October 1, 2018
Ok, Serious Subject Time. Let's have some real talk about your board of directors: How do you fire someone who's championed your organization? What should you say?
First, your board is great. They're the greatest, ok? But also? They're a handful. And there's that one... you know who we're talking about; the one who comes to meetings unprepared, forces issues that you already have under control, and wants veto power over things they shouldn't be touching.
Or maybe it's the one who's soooo nice and gets the vision, and they've been on the board for a billion and a half years, but they want to keep things like they've always been and don't see any reason to do something different than your annual stuffy fundraising gala.
Could it be that member who has best best best intentions but can never make it to the meetings? Or the events? And who struggles fulfilling their duties as a board member—fundraising, recruiting, supporting your organization's vision?
Whoever you're thinking of, surely they have amazing qualities, which is why they're on the board in the first place. But being on a nonprofit board of directors isn't for everyone (trust us, we know!), and there's no shame in realizing that the work would get done better, faster, and with less drama if you could do it without them.
Keep in mind that while there may be reasons for a member's action or inaction, removing a board member is a step your entire board is taking... It's not just you being a meanie. Here are some ways you can begin the conversation once you decide to remove a board member.
Give the board member a different job.
Maybe you recognize their value to the org—as a volunteer—and you want them to stick around. Hand over a job you know they can do that would take some of the burden off your staff.
Here's what that statement might look like:
"Janet, we've been fortunate to have you as a part of our organization, especially with all the expertise you have getting local movers and shakers interested in our life-changing work. In the coming year, we see you better utilized by moving away from your work as a board member and more as an outreach volunteer to the public. This means while you will not be offered a seat on the board in the upcoming year, you will still have considerable influence over our position within our community. Thank you again for your hard work! We look forward to collaborating with you in the future."
Ask the board member to step down.
This could be done at the end of a term as opposed to mid-term, which makes it kiiiinda better? No matter when you do it, this is an attempt to preserve the ties that you've built with this member while eliminating the adverse effects they've had on your board.
Here's how you say it:
"Michael, I want to thank you for all the effort you've put forth toward our organization. We know the requirements to be a member of our board are strict—reaching our goals is a tough job! Even with that context, though, you haven't been successful in raising the amount of money required to retain a seat on the board, so our organization will not be offering you a seat for the upcoming fiscal year. Thank you again for your hard work, and we hope to continue our relationship with you as a donor or volunteer."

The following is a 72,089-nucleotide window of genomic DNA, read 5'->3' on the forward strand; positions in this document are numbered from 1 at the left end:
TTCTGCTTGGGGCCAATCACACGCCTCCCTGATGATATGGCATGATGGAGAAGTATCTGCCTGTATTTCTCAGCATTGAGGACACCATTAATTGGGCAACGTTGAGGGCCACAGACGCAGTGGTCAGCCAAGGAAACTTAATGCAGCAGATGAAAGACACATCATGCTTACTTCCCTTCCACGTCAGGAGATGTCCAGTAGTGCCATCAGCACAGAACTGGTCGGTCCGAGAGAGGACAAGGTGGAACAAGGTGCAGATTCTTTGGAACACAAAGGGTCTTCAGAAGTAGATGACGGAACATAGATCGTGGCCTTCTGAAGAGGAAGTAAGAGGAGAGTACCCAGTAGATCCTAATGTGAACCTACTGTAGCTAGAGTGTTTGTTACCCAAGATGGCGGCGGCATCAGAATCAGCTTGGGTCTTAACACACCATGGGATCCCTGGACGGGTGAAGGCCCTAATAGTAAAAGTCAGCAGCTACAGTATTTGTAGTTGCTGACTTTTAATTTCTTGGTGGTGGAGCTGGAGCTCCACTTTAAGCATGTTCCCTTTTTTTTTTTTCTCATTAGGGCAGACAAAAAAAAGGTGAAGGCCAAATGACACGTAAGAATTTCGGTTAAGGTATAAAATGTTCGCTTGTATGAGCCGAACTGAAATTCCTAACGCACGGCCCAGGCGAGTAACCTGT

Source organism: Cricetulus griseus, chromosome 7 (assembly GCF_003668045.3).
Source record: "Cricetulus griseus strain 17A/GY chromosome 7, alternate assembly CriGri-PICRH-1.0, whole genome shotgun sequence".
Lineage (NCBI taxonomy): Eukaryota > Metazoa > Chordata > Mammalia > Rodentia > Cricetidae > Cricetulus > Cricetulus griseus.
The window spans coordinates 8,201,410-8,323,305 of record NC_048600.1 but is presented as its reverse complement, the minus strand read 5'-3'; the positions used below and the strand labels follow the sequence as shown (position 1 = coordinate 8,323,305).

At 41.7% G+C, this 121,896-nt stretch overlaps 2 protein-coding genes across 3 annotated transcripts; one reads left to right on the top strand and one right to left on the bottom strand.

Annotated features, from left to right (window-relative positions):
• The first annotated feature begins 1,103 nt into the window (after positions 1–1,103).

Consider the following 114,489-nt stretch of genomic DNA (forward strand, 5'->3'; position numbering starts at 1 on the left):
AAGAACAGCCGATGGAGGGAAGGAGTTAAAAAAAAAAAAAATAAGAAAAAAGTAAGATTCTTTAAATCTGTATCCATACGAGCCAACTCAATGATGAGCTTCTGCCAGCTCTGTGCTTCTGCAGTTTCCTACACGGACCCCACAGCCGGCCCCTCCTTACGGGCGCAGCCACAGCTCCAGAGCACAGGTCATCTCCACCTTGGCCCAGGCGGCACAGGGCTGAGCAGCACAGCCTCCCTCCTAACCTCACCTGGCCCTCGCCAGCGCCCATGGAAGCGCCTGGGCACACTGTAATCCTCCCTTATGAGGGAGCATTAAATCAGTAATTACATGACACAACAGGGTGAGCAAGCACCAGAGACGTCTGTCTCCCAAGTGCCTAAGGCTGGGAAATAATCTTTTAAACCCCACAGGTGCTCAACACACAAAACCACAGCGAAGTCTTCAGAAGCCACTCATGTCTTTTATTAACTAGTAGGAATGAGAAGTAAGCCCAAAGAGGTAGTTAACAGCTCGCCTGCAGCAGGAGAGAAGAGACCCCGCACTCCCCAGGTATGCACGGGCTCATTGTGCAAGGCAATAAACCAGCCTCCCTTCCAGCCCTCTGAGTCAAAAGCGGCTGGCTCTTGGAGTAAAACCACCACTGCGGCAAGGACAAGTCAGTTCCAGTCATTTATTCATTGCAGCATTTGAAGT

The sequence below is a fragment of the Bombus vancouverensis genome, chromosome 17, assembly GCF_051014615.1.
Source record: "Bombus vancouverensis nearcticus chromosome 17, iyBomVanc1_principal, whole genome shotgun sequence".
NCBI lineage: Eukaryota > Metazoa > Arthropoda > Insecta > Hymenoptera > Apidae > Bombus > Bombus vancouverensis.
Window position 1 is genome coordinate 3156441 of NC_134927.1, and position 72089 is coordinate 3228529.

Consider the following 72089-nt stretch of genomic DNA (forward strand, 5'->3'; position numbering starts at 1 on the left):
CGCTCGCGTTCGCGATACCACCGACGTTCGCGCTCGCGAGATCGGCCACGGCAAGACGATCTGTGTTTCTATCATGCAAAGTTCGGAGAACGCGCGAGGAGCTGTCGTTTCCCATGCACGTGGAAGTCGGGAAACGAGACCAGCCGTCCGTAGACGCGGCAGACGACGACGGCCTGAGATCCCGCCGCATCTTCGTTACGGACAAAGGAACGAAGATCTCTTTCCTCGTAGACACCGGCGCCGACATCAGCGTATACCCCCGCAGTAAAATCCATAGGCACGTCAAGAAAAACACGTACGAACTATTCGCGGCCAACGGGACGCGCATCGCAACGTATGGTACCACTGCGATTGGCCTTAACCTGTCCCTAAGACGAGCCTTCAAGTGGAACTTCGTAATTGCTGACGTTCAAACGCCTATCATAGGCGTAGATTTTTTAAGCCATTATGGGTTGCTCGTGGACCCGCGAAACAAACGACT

Tell the board member they're being removed.
This is a rough one, and should only be used when a board member is such an obstacle to achieving your organization's vision that they need to be fired. Yes, we said fired.
Just say it:
"Regina, there's no denying that you're a force of nature. Unfortunately, during your time on our organization's board, we've seen some adverse effects: loss of donations due to incorrect communications, volunteer alienation, and total reduction of fundraising dollars. Taking all these factors into account, the board has voted to eliminate your position effective immediately. Thank you for the time and effort you've put toward our vision—we'll take over all projects and communications you've been tasked with."
If this person has a history of not taking a hint, you may want to add a note to the effect of, "This means you are no longer affiliated with our organization—you no longer hold a seat on the board, you may not attend our organization's events or approach our volunteers, and we ask that you not contact anyone associated with our organization." Obviously, this is a real bridge-burner!
We can't make this difficult, important decision for you—you have to decide who should and shouldn't be on your board, back up your conclusion, and get the ball rolling to remove non-beneficial board members—but Funraise is here to support you as you do the hard work to make your organization the best it can be.
Sharing is caring, so if you know of someone who could use some backup as they handle board members, forward this blog post and pass along a link to our webinar "How to Build a Kickass Board" with nonprofit whisperer Erin Chidsey.